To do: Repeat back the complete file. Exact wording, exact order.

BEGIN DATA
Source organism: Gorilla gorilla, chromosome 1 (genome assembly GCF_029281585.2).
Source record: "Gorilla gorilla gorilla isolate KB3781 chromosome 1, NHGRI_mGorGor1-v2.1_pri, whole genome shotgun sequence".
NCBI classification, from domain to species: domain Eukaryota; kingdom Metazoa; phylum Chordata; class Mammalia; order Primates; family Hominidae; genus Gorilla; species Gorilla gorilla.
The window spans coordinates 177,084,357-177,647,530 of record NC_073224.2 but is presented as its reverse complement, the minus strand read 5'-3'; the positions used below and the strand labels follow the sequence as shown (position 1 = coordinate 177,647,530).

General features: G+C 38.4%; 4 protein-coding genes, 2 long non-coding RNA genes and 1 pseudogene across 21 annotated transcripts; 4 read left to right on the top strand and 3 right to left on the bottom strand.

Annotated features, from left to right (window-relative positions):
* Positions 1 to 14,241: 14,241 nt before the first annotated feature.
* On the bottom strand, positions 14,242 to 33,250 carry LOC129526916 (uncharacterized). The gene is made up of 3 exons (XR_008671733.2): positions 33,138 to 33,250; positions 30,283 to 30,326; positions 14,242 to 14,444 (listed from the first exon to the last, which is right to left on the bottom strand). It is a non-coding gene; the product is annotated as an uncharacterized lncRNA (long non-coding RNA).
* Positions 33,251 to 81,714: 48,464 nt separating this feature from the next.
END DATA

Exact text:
Source organism: Gorilla gorilla, chromosome 1 (genome assembly GCF_029281585.2).
Source record: "Gorilla gorilla gorilla isolate KB3781 chromosome 1, NHGRI_mGorGor1-v2.1_pri, whole genome shotgun sequence".
NCBI classification, from domain to species: domain Eukaryota; kingdom Metazoa; phylum Chordata; class Mammalia; order Primates; family Hominidae; genus Gorilla; species Gorilla gorilla.
The window spans coordinates 177,084,357-177,647,530 of record NC_073224.2 but is presented as its reverse complement, the minus strand read 5'-3'; the positions used below and the strand labels follow the sequence as shown (position 1 = coordinate 177,647,530).

General features: G+C 38.4%; 4 protein-coding genes, 2 long non-coding RNA genes and 1 pseudogene across 21 annotated transcripts; 4 read left to right on the top strand and 3 right to left on the bottom strand.

Annotated features, from left to right (window-relative positions):
* Positions 1 to 14,241: 14,241 nt before the first annotated feature.
* On the bottom strand, positions 14,242 to 33,250 carry LOC129526916 (uncharacterized). The gene is made up of 3 exons (XR_008671733.2): positions 33,138 to 33,250; positions 30,283 to 30,326; positions 14,242 to 14,444 (listed from the first exon to the last, which is right to left on the bottom strand). It is a non-coding gene; the product is annotated as an uncharacterized lncRNA (long non-coding RNA).
* Positions 33,251 to 81,714: 48,464 nt separating this feature from the next.